• Army Air Forces Materiel and Services on July 14, 1944
Redesignated: Army Air Forces Technical Service Command on August 31, 1944
Redesignated: Air Technical Service Command on July 1, 1945
Redesignated: Air Materiel Command on March 9, 1946
Redesignated: Air Force Logistics Command on April 1, 1961
Inactivated on 30 June 1969

Known Units assigned

Known base operating units were:

  • 4149th Air Base Unit
  • 2843d Air Base Wing
  • 4112th Air Force Base Unit

Known operational flying units assigned were:

Assigned to: Pennsylvania National Guard
Assigned to: Middletown Air Depot, 28 Jun 1935
Assigned to: 10th Transport Group (Wright Field, Ohio), 27 May 1937-21 May 1942
Assigned to: 10th Transport Group (Wright Field, Ohio), 14 Oct 1939
Assigned to: 60th Transport Group, 1 Dec 1940
Assigned to: 61st Transport Group, 19 May 1941-23 Mar 1942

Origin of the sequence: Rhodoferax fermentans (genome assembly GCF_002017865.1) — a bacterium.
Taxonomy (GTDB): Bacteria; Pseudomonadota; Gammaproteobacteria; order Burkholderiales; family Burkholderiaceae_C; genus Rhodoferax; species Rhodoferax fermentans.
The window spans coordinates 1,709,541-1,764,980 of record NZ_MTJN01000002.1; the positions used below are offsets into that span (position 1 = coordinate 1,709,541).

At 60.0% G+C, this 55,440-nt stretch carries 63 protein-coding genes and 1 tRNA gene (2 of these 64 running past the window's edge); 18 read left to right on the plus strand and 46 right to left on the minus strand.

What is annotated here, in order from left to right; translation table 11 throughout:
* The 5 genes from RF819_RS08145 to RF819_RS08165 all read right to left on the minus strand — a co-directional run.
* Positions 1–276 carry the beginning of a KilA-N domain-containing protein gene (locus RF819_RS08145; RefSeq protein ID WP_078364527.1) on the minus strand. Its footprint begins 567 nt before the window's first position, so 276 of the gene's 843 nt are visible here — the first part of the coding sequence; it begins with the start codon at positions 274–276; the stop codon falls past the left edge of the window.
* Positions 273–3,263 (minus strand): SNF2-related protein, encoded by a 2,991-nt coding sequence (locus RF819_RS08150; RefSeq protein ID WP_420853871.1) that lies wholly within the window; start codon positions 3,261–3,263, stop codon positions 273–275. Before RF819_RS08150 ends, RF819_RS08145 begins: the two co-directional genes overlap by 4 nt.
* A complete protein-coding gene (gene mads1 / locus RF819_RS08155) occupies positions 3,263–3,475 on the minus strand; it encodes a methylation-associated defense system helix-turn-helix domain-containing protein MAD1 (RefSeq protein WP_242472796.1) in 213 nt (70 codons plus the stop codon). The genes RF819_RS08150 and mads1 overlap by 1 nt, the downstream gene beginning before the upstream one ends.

10th Transport Squadron, 1 Dec 1940-21 May 1941
12th Transport Squadron, 1 Dec 1940-20 May 1941
Assigned to: II Army Corps, 27 Feb 1941
59th Observation Group, 1 Sep 1941
Attached to : 26th Observation Group, 1-23 Dec 1941
33d Transport Squadron, 14 Feb 1942-17 Jun 1942
34th Transport Squadron, 14 Feb 1942-18 Jun 1942
35th Transport Squadron, 14 Feb 1942-18 Jun 1942
43d Transport Squadron, 15 Jun 1942-17 Jun 1942
39th Observation Squadron, 11 Sep 1942-1 Jun 1943
Not equipped or manned
64th Troop Carrier Squadron, 5 Apr 1947-27 Jun 1949

Operations

Established as Middletown Air Depot in 1917 as supply depot and maintenance center for Signal Corps aircraft.

The first airplanes landed in 1918 at Middletown Air Depot, when it was under the administration of the Signal Corps of the United States Army.[2] In 1939, it was still known by this name.

Olmsted AFB had an abundance of engine and airframe shops and a supply distribution system that made it a significant facility, but a poor runway that, it was felt, would be too expensive to improve.[3] It would involve claiming marsh land and portions of the Susquehanna River (both of which have since been accomplished) and the Air Force leadership at that time determined that more land for supply and maintenance buildings was needed.[3]

During World War II, numerous transport and reconnaissance units were organized and formed at Olmsted Army Airfield. Once equipped, they were reassigned to training bases.